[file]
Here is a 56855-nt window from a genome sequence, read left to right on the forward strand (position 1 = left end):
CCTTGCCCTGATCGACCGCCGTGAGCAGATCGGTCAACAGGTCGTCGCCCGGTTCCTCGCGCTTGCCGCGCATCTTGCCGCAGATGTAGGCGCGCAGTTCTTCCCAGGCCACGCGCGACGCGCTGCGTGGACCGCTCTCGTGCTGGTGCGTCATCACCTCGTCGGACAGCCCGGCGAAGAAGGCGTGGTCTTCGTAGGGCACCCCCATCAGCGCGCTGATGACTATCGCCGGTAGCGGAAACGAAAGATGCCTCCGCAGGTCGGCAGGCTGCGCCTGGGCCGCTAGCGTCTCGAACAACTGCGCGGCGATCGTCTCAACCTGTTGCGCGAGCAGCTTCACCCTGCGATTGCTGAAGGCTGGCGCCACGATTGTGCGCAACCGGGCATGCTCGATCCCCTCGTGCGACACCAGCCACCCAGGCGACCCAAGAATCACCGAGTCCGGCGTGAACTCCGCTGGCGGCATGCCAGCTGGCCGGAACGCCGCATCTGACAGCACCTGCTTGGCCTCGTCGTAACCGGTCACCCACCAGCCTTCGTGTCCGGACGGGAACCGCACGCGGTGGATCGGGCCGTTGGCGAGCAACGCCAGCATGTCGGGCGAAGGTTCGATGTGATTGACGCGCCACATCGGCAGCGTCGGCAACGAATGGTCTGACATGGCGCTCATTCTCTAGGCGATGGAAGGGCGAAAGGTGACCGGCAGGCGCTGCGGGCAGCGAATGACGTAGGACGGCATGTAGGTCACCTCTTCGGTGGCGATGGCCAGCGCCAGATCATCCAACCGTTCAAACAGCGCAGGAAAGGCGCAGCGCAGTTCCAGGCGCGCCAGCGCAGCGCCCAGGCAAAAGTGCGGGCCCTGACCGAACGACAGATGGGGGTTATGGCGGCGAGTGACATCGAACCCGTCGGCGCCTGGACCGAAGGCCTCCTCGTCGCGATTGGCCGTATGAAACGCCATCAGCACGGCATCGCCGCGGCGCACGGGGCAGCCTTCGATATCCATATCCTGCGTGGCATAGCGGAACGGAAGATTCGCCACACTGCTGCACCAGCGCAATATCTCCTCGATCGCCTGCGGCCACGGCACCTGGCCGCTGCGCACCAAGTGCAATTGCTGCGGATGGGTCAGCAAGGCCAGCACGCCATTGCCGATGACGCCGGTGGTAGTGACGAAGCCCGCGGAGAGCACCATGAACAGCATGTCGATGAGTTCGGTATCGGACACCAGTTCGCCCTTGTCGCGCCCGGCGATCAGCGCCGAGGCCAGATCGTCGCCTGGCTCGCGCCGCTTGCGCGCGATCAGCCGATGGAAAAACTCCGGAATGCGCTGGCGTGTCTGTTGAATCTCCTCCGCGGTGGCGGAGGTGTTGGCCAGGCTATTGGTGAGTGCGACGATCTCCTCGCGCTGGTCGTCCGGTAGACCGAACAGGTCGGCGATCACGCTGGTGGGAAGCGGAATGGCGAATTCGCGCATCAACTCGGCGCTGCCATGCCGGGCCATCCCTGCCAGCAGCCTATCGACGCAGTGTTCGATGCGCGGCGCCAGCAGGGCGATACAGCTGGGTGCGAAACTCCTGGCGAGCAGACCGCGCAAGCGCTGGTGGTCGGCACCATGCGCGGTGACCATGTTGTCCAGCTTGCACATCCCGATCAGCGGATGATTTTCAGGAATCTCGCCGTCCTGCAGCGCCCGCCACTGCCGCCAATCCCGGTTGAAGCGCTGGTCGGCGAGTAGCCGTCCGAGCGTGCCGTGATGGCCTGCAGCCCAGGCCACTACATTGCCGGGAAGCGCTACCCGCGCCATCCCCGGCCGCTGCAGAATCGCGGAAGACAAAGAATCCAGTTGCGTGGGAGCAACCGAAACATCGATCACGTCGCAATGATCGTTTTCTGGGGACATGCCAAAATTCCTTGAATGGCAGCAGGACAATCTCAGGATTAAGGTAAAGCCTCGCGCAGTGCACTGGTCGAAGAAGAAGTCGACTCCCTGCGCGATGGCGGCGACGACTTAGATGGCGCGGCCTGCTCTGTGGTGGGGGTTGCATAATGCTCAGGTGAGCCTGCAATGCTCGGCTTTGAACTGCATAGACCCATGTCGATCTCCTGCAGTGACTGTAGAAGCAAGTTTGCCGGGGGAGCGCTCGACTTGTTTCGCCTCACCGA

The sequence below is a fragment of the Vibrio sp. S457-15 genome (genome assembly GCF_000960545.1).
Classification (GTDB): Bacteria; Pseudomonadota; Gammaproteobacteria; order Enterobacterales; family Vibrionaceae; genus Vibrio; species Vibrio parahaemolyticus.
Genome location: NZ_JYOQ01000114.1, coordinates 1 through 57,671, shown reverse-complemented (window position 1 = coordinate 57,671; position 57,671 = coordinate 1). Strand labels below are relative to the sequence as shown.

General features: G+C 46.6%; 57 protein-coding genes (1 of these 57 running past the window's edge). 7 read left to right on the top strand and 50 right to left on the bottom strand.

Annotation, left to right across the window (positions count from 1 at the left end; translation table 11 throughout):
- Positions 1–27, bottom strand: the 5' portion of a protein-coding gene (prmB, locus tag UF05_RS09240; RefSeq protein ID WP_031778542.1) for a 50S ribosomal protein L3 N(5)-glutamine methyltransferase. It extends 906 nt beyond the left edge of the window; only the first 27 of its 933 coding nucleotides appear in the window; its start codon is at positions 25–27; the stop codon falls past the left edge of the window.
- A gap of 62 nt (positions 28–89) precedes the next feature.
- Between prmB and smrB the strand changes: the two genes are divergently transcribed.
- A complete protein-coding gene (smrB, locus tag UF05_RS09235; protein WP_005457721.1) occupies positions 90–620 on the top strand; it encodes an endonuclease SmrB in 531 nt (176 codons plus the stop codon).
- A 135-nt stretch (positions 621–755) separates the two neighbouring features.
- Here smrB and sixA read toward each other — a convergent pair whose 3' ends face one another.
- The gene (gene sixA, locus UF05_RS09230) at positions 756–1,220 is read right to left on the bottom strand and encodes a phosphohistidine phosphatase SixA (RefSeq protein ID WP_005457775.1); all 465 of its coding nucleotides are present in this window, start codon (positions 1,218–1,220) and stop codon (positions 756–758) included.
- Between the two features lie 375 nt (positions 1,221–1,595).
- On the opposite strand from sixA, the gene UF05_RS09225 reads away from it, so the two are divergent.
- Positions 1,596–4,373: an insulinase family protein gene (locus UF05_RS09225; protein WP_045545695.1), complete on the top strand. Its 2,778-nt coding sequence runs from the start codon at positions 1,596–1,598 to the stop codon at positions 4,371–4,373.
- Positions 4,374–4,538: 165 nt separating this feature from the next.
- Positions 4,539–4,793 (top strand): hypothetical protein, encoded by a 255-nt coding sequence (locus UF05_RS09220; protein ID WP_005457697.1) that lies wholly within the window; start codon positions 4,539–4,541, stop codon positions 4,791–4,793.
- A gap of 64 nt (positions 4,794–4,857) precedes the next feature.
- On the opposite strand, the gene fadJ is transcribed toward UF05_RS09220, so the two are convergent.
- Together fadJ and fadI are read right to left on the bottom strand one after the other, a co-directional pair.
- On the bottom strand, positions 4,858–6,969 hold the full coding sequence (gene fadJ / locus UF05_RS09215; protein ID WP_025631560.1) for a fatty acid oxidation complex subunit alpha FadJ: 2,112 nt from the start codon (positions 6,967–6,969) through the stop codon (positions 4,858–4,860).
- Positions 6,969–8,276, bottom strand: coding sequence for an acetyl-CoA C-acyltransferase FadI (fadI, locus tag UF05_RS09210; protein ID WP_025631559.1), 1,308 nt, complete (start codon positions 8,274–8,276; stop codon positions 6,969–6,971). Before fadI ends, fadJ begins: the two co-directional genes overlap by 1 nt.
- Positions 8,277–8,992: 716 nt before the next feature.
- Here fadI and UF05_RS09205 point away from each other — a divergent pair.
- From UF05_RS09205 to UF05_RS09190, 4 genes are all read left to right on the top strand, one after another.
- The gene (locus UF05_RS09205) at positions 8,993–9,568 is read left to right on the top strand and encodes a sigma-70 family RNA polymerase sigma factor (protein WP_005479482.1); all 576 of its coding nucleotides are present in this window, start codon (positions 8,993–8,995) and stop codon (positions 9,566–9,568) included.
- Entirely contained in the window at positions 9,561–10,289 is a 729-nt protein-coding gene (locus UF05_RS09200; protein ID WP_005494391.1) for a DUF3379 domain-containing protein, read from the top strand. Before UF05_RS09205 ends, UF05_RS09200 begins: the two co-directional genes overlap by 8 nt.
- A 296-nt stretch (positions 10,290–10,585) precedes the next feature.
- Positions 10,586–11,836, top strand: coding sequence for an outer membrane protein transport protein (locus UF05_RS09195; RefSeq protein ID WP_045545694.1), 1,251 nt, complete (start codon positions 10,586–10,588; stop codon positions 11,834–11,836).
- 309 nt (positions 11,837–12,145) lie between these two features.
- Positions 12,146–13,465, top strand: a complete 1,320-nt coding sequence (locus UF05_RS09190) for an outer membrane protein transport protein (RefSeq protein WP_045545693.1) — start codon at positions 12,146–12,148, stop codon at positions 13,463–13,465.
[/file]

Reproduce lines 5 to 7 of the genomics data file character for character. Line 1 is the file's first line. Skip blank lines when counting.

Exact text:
Genome location: NZ_JYOQ01000114.1, coordinates 1 through 57,671, shown reverse-complemented (window position 1 = coordinate 57,671; position 57,671 = coordinate 1). Strand labels below are relative to the sequence as shown.

General features: G+C 46.6%; 57 protein-coding genes (1 of these 57 running past the window's edge). 7 read left to right on the top strand and 50 right to left on the bottom strand.

Annotation, left to right across the window (positions count from 1 at the left end; translation table 11 throughout):